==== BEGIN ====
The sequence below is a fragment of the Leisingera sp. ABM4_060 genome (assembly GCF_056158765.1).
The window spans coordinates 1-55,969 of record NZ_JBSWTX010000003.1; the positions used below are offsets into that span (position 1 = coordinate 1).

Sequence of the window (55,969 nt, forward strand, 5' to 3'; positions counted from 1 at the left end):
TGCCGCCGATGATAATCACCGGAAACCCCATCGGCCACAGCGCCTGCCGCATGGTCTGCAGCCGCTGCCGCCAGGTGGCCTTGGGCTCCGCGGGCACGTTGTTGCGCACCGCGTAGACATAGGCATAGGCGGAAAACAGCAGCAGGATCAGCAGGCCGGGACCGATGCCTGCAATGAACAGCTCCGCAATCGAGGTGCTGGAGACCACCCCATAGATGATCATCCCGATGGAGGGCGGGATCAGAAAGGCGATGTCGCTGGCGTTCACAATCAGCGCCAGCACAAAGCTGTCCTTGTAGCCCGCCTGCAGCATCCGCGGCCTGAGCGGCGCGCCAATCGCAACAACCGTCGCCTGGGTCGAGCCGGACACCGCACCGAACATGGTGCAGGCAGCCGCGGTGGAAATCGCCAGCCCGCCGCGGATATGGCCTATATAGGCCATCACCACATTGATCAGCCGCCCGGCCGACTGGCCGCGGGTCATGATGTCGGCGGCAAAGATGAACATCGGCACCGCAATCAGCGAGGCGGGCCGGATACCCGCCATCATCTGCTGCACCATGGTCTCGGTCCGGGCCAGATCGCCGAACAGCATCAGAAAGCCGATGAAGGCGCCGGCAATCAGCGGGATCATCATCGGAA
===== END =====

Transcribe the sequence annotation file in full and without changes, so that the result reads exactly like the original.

The sequence below is a fragment of the Leisingera sp. ABM4_060 genome (assembly GCF_056158765.1).
The window spans coordinates 1-55,969 of record NZ_JBSWTX010000003.1; the positions used below are offsets into that span (position 1 = coordinate 1).

Sequence of the window (55,969 nt, forward strand, 5' to 3'; positions counted from 1 at the left end):
TGCCGCCGATGATAATCACCGGAAACCCCATCGGCCACAGCGCCTGCCGCATGGTCTGCAGCCGCTGCCGCCAGGTGGCCTTGGGCTCCGCGGGCACGTTGTTGCGCACCGCGTAGACATAGGCATAGGCGGAAAACAGCAGCAGGATCAGCAGGCCGGGACCGATGCCTGCAATGAACAGCTCCGCAATCGAGGTGCTGGAGACCACCCCATAGATGATCATCCCGATGGAGGGCGGGATCAGAAAGGCGATGTCGCTGGCGTTCACAATCAGCGCCAGCACAAAGCTGTCCTTGTAGCCCGCCTGCAGCATCCGCGGCCTGAGCGGCGCGCCAATCGCAACAACCGTCGCCTGGGTCGAGCCGGACACCGCACCGAACATGGTGCAGGCAGCCGCGGTGGAAATCGCCAGCCCGCCGCGGATATGGCCTATATAGGCCATCACCACATTGATCAGCCGCCCGGCCGACTGGCCGCGGGTCATGATGTCGGCGGCAAAGATGAACATCGGCACCGCAATCAGCGAGGCGGGCCGGATACCCGCCATCATCTGCTGCACCATGGTCTCGGTCCGGGCCAGATCGCCGAACAGCATCAGAAAGCCGATGAAGGCGCCGGCAATCAGCGGGATCATCATCGGAA